Today, I'm thinking about how the plants, in my garden, are similar to public radio on the prairie. Some of my plants come from seeds, some are off-shoots of parents plants, some started as cuttings or grafts relocated from other gardens and plants. Some are divisions, where I have dug up the parent plant, divided it, and then planted the "kids" in a new spot.
Money Plant, or Lunaria is known for its silvery, white seed pods that resemble coins of the realm. It is a biennial. Clusters of lavender flowers bloom in the spring, and the flat seed pods form the second summer. The coin-shaped pods are beautiful in dried arrangements. To dry the pods, simply cut when they are fully developed, gather them into a bunch, and hang upside down in a place where the air circulates well until they are completely dry, usually two to three weeks. The brown husks on the sides of the seed pods can be removed by gently rubbing the pod between your thumb and finger.
Suffering from a bout of spring fever, Skip succumbed to the purchase of a plant that produced beautiful blossoms even before planting time. However, balmy spring weather was quickly replaced by a spring snowstorm, forcing the shower of flowers indoors. There it still brightened the corner where it was with scarlet colors and a promise of a garden show to come.
This week we'll look at one of the oldest and most loved plants in the herb garden. The numerous types of lavender are often named for their country of origin, with Spanish, French, and English lavenders among the top competitors in any popularity contest. Originally used for medicinal purposes, it is now listed as the top aromatic herb around the globe.
A trip from the High Plains to the Coastal Plains of South Carolina brought Skip lots of new gardening images and ideas. One of the most interesting botanical finds was Spanish moss, a wispy airplant with an unusual history. This week Growing on the High Plains will take a look at an area of the country that is as botanically different from the flatlands of Kansas as day is different from night.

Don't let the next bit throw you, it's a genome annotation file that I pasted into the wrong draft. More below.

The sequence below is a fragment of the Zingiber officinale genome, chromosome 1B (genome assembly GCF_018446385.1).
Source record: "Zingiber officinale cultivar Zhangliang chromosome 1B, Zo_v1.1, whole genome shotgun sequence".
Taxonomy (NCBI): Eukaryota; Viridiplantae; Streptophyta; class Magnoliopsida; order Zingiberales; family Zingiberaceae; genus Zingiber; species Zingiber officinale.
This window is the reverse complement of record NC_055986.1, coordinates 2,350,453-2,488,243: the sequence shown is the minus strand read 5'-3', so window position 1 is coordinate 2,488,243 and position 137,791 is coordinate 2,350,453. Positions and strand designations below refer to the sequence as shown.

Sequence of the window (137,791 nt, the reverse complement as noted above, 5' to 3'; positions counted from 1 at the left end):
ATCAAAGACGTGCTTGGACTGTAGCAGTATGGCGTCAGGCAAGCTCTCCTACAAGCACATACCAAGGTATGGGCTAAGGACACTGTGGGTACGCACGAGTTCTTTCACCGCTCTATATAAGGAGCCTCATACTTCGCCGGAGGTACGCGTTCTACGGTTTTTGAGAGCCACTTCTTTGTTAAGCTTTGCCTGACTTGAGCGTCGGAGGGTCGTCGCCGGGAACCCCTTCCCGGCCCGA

The newscasts seem full of stories about the death of newsprint, and newsprint's replacement by technology. There seems to be fewer and fewer of us who carry the genes of string-savers of the Great Depression- those who love the way the paper feels between our fingers, and the way the pages sound as we turn them. There's a steady flow of the electronic version of the town crier- folks on little screens who type, text, or shout, gossip, advertising, facts, figures, and advertisements, even when we don't want them.
Controversy over the icons of the state of Oklahoma were not limited to the state tree. In 1893, fourteen years before statehood, Mistletoe was adopted as the territory's flower. Although, tiny and short-lived, the evergreen leaves and glossy white berries made it a favorite of settlers. The issue some folks couldn't seem to get around was that mistletoe is a parasite.
Sometime back I talked about our return to dryland farming. One of the things I will miss with this change is being surrounded by fields of gold. Some days, I would journey into the fields to be surrounded by eye-level orbs of sunlight. I would stand quietly waiting for the sound of munchkins following the yellow brick road. At the end of the growing season, I have been known to emerge with an arm full of heavy heads to hang in the evergreens to provide a feast for winter residents.
Let’s give the mailman something to laugh about and send one of those exaggerated postcards of giant insects or oversized rabbits. You can find them at the Finney County Historical Museum, along with information on their creator, a photographer named Frank ‘Pop’ Conard who found a way to make lemons into lemonade during the dark days of the Great Depression.
The Rocky Mountain Columbine was discovered by mountain climber, Edwin James, ascending Pike's Peak in 1820. It was officially names the state flower of Colorado in 1899. Rocky Mountain columbine (Columbine Aquilegia Caerulea) is a beautiful flower with a rich aroma that attracts bees, hummingbirds and butterflies to it's nectar.